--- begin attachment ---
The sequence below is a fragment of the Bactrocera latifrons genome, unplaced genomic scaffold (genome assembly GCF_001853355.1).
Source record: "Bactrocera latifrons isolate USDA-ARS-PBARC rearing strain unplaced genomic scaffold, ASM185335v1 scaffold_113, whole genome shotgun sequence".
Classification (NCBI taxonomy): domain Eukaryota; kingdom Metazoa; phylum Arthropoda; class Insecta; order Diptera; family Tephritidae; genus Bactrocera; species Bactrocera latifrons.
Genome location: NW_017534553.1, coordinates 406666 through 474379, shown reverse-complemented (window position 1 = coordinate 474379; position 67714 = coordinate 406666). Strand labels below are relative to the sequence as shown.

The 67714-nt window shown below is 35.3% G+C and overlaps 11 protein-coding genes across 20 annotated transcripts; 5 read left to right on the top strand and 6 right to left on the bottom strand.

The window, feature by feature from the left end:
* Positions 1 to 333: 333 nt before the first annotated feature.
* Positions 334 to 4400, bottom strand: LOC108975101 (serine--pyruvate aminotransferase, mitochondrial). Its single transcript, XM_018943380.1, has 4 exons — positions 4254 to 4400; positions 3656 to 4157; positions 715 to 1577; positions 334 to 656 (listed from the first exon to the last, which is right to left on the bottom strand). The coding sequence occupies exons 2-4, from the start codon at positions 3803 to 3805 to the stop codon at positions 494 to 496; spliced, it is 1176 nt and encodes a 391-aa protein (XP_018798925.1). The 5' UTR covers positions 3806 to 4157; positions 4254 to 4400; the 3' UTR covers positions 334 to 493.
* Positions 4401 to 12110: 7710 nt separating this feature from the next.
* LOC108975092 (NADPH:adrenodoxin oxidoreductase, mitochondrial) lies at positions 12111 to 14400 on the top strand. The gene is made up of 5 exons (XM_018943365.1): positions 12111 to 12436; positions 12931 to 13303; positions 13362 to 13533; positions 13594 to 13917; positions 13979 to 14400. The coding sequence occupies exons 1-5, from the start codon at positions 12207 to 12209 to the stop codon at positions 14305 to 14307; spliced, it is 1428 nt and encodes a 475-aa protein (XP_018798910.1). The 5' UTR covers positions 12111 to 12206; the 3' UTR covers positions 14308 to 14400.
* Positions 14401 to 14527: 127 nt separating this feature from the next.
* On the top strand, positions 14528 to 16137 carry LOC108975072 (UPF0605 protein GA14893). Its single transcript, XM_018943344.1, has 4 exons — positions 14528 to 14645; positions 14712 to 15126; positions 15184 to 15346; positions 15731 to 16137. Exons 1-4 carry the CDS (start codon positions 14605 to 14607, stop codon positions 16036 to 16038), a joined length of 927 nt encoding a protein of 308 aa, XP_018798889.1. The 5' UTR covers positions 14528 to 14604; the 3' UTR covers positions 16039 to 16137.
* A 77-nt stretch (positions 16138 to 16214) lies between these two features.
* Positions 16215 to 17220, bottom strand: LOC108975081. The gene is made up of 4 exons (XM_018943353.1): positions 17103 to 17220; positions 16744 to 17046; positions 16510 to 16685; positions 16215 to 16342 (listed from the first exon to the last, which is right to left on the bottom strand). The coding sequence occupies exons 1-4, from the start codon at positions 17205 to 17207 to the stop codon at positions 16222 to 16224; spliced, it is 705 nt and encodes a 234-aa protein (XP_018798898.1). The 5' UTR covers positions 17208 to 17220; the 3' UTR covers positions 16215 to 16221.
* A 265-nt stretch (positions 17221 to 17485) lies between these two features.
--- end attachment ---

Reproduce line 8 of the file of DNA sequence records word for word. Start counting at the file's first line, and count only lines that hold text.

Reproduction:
* Positions 334 to 4400, bottom strand: LOC108975101 (serine--pyruvate aminotransferase, mitochondrial). Its single transcript, XM_018943380.1, has 4 exons — positions 4254 to 4400; positions 3656 to 4157; positions 715 to 1577; positions 334 to 656 (listed from the first exon to the last, which is right to left on the bottom strand). The coding sequence occupies exons 2-4, from the start codon at positions 3803 to 3805 to the stop codon at positions 494 to 496; spliced, it is 1176 nt and encodes a 391-aa protein (XP_018798925.1). The 5' UTR covers positions 3806 to 4157; positions 4254 to 4400; the 3' UTR covers positions 334 to 493.